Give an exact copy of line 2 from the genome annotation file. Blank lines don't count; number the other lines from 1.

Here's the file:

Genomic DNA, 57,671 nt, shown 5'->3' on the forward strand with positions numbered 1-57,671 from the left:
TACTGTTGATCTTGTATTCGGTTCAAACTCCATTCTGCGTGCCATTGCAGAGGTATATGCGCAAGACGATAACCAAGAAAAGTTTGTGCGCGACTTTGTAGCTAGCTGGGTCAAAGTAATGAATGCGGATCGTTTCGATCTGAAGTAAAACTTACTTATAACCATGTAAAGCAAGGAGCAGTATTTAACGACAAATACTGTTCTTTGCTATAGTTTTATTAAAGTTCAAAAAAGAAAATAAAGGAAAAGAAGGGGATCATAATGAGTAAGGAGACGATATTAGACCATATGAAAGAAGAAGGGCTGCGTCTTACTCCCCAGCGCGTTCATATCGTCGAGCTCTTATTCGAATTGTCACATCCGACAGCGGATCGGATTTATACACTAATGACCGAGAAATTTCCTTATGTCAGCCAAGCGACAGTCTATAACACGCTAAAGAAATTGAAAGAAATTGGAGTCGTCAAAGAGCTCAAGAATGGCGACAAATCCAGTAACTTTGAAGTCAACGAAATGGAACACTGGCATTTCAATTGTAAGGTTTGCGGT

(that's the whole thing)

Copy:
TACTGTTGATCTTGTATTCGGTTCAAACTCCATTCTGCGTGCCATTGCAGAGGTATATGCGCAAGACGATAACCAAGAAAAGTTTGTGCGCGACTTTGTAGCTAGCTGGGTCAAAGTAATGAATGCGGATCGTTTCGATCTGAAGTAAAACTTACTTATAACCATGTAAAGCAAGGAGCAGTATTTAACGACAAATACTGTTCTTTGCTATAGTTTTATTAAAGTTCAAAAAAGAAAATAAAGGAAAAGAAGGGGATCATAATGAGTAAGGAGACGATATTAGACCATATGAAAGAAGAAGGGCTGCGTCTTACTCCCCAGCGCGTTCATATCGTCGAGCTCTTATTCGAATTGTCACATCCGACAGCGGATCGGATTTATACACTAATGACCGAGAAATTTCCTTATGTCAGCCAAGCGACAGTCTATAACACGCTAAAGAAATTGAAAGAAATTGGAGTCGTCAAAGAGCTCAAGAATGGCGACAAATCCAGTAACTTTGAAGTCAACGAAATGGAACACTGGCATTTCAATTGTAAGGTTTGCGGT